If you are reading this then chances are, as an internet user, you have fallen victim to clickbait at least once in your browsing history. Whether it was an offer that seemed too good to miss on Google or a sensationalised headline you saw while scrolling down your Twitter timeline, encountering clickbait is almost inevitable. So what exactly is clickbait?
“a form of advertising that relies on driving up readers’ curiosity in order to pull them to your website”
Headlines such as ‘You won’t believe this…’ and ‘This secret trick…’ are designed solely to play on the reader’s inquisitiveness in order to drive traffic to a webpage. While advertisers are no strangers to employing the most exaggerated and obvious forms of clickbait, journalists and media outlets are also guilty of using it to draw readers to their articles. However, they do so at the risk of losing reader loyalty if the content does not live up to the headline.
This is an issue that has been much debated in the past. While bloggers such as Gandey believe clickbait can be damaging to those who write worthy content, digital publishing editor, David Higgerson, doesn’t see the problem with encouraging readers to click a link to a webpage if it answers the reader’s questions.
A poll I took on Twitter showed that the majority felt that journalists sacrifice their integrity when an article that does not live up to the promise made by a captivating headline.
Screenshot taken from my Twitter.
Furthermore, after regularly checking the hashtag for clickbait on Twitter, I concluded that a large percentage used the hasthag in an attempt to discredit clickbait that linked to disappointing articles.
So with the general consensus seeming to be against the use of clickbait that fails to deliver on a promise and sites such as Facebook promising to crack down on the amount invading our feeds (as reported by BBC Newsbeat) how and why has clickbait survived a clued up audience of 2015?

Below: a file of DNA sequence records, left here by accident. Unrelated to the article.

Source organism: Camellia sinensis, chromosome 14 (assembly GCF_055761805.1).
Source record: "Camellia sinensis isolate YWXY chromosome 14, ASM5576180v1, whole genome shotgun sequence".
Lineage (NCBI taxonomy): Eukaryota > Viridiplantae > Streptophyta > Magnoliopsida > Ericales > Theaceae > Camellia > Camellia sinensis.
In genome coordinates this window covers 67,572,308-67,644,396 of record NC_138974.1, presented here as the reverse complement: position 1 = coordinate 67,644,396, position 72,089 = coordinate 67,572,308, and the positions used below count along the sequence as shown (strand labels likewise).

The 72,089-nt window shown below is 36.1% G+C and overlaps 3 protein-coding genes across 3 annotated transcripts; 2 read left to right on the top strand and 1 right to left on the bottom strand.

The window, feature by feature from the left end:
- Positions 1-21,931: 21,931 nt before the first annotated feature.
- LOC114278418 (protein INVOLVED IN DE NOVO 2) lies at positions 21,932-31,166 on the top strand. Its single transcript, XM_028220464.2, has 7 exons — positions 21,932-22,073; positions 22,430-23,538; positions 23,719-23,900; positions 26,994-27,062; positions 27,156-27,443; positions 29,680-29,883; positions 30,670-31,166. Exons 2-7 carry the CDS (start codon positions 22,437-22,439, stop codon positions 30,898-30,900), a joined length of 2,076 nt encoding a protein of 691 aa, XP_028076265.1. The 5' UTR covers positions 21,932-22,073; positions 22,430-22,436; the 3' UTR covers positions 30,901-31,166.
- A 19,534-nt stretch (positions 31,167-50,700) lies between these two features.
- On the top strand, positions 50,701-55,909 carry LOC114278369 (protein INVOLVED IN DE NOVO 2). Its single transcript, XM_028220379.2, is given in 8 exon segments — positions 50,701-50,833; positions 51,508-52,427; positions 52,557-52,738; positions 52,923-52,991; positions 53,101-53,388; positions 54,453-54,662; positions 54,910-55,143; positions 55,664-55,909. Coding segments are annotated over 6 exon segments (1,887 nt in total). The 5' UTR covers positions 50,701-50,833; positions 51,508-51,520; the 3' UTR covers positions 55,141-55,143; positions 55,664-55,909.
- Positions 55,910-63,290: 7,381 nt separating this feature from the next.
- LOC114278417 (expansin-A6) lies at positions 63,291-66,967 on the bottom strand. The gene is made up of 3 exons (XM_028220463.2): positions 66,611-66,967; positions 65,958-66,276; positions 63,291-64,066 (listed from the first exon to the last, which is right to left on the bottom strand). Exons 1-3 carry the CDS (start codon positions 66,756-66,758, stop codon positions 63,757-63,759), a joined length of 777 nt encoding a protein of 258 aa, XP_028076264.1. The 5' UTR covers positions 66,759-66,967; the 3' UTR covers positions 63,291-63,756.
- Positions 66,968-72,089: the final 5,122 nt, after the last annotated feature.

Well, media outlets need traffic to survive; in world where content is readily and vastly available, journalists need to make sure traffic is driven to their pages to stay competitive. Isla McKetta, content writer at SEO consultancy company Moz, concurs with this view in her post. She makes the valid point that just as attention-grabbing headlines were (and still are) essential for print publications to sell newspapers, they are of utmost importance for online media outlets to secure continued readership in a digital age.
It is for this reason that journalists have adapted, just as social marketer Jonathan Gebauer predicted in this post. A human interest slant seems to warrant a click according to this Business2Community post but the winning formula this year seems to be the more subtle forms of clickbait where the headline manages to reveal enough to hook the reader’s interest without giving too much away.
Perhaps this is why clickbait is still as prevalent today as it has ever been: it has just been cleverly revised to feed reader curiosity. It seems that as long as articles live up to their provocative headlines then it is acceptable to use them. Controversially, Gebauer considered in his post, that maybe we just enjoy clickbait as a form of entertainment. If headlines don’t reflect the content, but we have clicked with no expectations and just simply for fun, then perhaps no harm is done.
Ultimately clickbait still exists and will continue to exist because we choose for it to and therefore media outlets will continue to adapt to our needs. As Sally Kohn said in this TED talk:
“Everything we click is a public act of making media. We are the editors, we decide what gets attention based on what we give our attention to.”
Header image taken by Chloe D’Costa.